insects, cell & molecular biology, developmental biology, microbiology
Diseases From Ticks and Mosquitoes Have Tripled
Diseases From Ticks and Mosquitoes Have Tripled
Kerry Grens | May 1, 2018
Warmer weather is thought to be behind the rise in vector-borne illnesses in recent years.
Caught on Camera
Caught on Camera
The Scientist Staff | May 1, 2018
Selected rare-disease Images of the Day from the-scientist.com
Researchers Turn to Implantable Robots to Regenerate Tissue
Researchers Turn to Implantable Robots to Regenerate Tissue
Shawna Williams | May 1, 2018
The devices, which could one day treat children with esophageal atresia and short bowel, were recently tested in pigs.
Colorblindness Study Reveals Unexpected Way to Make Blood Vessels
Colorblindness Study Reveals Unexpected Way to Make Blood Vessels
Ashley Yeager | May 1, 2018
Researchers stumbled across the connection while searching for ways to reduce vision problems in people with achromatopsia.
Infographic: Piecing the Cholesterol Puzzle
Infographic: Piecing the Cholesterol Puzzle
Diana Kwon | May 1, 2018
How a rare disease led to an understanding of the basics of cholesterol regulation.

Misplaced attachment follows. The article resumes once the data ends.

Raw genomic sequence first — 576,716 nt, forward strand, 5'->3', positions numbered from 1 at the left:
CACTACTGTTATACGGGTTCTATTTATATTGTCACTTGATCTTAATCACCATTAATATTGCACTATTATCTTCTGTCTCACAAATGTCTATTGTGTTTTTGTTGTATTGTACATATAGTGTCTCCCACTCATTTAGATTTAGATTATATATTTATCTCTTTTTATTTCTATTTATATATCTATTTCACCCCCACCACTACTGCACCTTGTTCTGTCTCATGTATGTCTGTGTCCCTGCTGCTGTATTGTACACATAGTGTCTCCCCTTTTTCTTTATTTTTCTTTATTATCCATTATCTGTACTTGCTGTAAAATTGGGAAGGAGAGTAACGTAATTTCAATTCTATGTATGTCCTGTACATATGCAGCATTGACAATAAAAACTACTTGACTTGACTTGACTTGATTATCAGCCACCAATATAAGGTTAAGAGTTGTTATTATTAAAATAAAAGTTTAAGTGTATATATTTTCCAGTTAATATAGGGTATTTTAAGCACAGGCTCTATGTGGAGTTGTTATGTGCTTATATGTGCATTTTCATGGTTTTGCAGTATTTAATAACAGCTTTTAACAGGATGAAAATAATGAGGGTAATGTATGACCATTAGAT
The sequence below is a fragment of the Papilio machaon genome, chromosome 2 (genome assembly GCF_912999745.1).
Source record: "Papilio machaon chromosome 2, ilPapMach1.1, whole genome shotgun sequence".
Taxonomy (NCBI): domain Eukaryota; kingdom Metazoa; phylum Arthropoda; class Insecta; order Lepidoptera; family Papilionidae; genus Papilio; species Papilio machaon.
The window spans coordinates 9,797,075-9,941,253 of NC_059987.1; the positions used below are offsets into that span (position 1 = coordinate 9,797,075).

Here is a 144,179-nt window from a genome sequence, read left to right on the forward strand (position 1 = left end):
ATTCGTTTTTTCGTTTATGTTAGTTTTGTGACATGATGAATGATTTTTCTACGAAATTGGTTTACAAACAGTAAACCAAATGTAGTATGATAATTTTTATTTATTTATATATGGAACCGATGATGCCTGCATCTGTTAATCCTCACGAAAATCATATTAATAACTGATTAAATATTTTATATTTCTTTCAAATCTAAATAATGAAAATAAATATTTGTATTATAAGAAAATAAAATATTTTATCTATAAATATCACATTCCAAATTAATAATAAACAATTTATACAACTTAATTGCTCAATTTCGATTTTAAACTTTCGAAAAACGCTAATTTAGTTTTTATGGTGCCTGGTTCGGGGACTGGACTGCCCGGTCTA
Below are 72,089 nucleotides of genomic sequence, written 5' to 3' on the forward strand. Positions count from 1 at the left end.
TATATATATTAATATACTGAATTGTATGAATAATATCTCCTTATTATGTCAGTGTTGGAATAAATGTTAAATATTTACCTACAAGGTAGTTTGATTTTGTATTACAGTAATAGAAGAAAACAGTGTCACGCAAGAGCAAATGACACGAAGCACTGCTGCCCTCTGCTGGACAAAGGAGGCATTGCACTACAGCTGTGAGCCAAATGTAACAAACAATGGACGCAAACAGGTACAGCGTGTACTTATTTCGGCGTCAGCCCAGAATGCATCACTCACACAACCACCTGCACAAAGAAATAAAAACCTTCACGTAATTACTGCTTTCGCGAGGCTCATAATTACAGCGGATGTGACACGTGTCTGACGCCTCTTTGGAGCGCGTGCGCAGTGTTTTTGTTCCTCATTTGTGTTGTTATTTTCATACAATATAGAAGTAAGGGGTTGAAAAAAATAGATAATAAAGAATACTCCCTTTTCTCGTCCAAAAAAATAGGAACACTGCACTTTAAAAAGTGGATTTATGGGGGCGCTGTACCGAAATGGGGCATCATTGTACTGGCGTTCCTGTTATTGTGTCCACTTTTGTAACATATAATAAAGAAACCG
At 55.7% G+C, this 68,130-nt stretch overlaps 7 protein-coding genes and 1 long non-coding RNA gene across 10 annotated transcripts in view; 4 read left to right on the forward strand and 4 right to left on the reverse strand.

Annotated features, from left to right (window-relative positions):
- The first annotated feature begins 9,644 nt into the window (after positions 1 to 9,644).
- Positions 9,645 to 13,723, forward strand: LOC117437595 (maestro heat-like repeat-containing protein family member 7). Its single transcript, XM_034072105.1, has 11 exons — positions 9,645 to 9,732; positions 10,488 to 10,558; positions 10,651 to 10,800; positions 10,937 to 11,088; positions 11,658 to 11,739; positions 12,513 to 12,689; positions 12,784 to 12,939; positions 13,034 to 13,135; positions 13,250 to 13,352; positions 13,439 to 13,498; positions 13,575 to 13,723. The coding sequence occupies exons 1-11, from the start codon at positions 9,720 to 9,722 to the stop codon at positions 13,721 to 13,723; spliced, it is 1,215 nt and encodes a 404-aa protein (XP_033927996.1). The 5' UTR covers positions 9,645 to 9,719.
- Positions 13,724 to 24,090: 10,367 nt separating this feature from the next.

How Bacteria Eat Penicillin
How Bacteria Eat Penicillin
Shawna Williams | Apr 30, 2018
Scientists work out the specific genes and biochemical steps required for digesting the very drugs designed to kill microbes.
Trailblazing Endocrinologist Neena Schwartz Dies
Trailblazing Endocrinologist Neena Schwartz Dies
Kerry Grens | Apr 27, 2018
The reproductive biologist uncovered hormones important for fertility cycles.
Studies Show How Cells Differentiate at Life’s Beginning
Studies Show How Cells Differentiate at Life’s Beginning
Shawna Williams | Apr 27, 2018
A trio of papers provide new insight into embryo development.
Image of the Day: Glowing Tick
Image of the Day: Glowing Tick
The Scientist Staff | Apr 27, 2018
This lone star tick’s bite can cause an allergy to red meat.
Worms’ Magnetic Sense Questioned
Worms’ Magnetic Sense Questioned
Abby Olena | Apr 25, 2018
Unsuccessful attempts to reproduce the results of a 2015 study reporting that C. elegans orient themselves by Earth’s magnetic field spark debate among researchers.